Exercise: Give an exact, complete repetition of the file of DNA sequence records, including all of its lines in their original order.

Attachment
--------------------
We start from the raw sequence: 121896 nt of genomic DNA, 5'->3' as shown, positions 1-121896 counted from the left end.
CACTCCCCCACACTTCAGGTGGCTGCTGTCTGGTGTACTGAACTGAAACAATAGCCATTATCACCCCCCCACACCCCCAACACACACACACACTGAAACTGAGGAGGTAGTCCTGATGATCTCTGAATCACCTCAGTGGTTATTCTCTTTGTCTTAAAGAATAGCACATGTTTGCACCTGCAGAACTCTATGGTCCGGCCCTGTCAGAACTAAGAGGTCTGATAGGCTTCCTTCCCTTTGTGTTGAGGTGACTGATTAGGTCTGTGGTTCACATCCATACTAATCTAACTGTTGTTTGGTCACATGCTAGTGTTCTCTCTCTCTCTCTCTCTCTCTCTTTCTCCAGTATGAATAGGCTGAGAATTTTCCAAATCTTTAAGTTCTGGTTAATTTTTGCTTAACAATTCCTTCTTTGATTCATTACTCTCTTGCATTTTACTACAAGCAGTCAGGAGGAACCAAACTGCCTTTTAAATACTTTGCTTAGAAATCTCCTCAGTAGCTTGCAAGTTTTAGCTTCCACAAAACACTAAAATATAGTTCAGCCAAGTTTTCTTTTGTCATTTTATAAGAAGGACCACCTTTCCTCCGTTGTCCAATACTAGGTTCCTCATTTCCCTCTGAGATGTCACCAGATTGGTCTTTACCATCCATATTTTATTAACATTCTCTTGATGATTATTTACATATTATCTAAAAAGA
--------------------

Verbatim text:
We start from the raw sequence: 121896 nt of genomic DNA, 5'->3' as shown, positions 1-121896 counted from the left end.
CACTCCCCCACACTTCAGGTGGCTGCTGTCTGGTGTACTGAACTGAAACAATAGCCATTATCACCCCCCCACACCCCCAACACACACACACACTGAAACTGAGGAGGTAGTCCTGATGATCTCTGAATCACCTCAGTGGTTATTCTCTTTGTCTTAAAGAATAGCACATGTTTGCACCTGCAGAACTCTATGGTCCGGCCCTGTCAGAACTAAGAGGTCTGATAGGCTTCCTTCCCTTTGTGTTGAGGTGACTGATTAGGTCTGTGGTTCACATCCATACTAATCTAACTGTTGTTTGGTCACATGCTAGTGTTCTCTCTCTCTCTCTCTCTCTCTCTTTCTCCAGTATGAATAGGCTGAGAATTTTCCAAATCTTTAAGTTCTGGTTAATTTTTGCTTAACAATTCCTTCTTTGATTCATTACTCTCTTGCATTTTACTACAAGCAGTCAGGAGGAACCAAACTGCCTTTTAAATACTTTGCTTAGAAATCTCCTCAGTAGCTTGCAAGTTTTAGCTTCCACAAAACACTAAAATATAGTTCAGCCAAGTTTTCTTTTGTCATTTTATAAGAAGGACCACCTTTCCTCCGTTGTCCAATACTAGGTTCCTCATTTCCCTCTGAGATGTCACCAGATTGGTCTTTACCATCCATATTTTATTAACATTCTCTTGATGATTATTTACATATTATCTAAAAAGA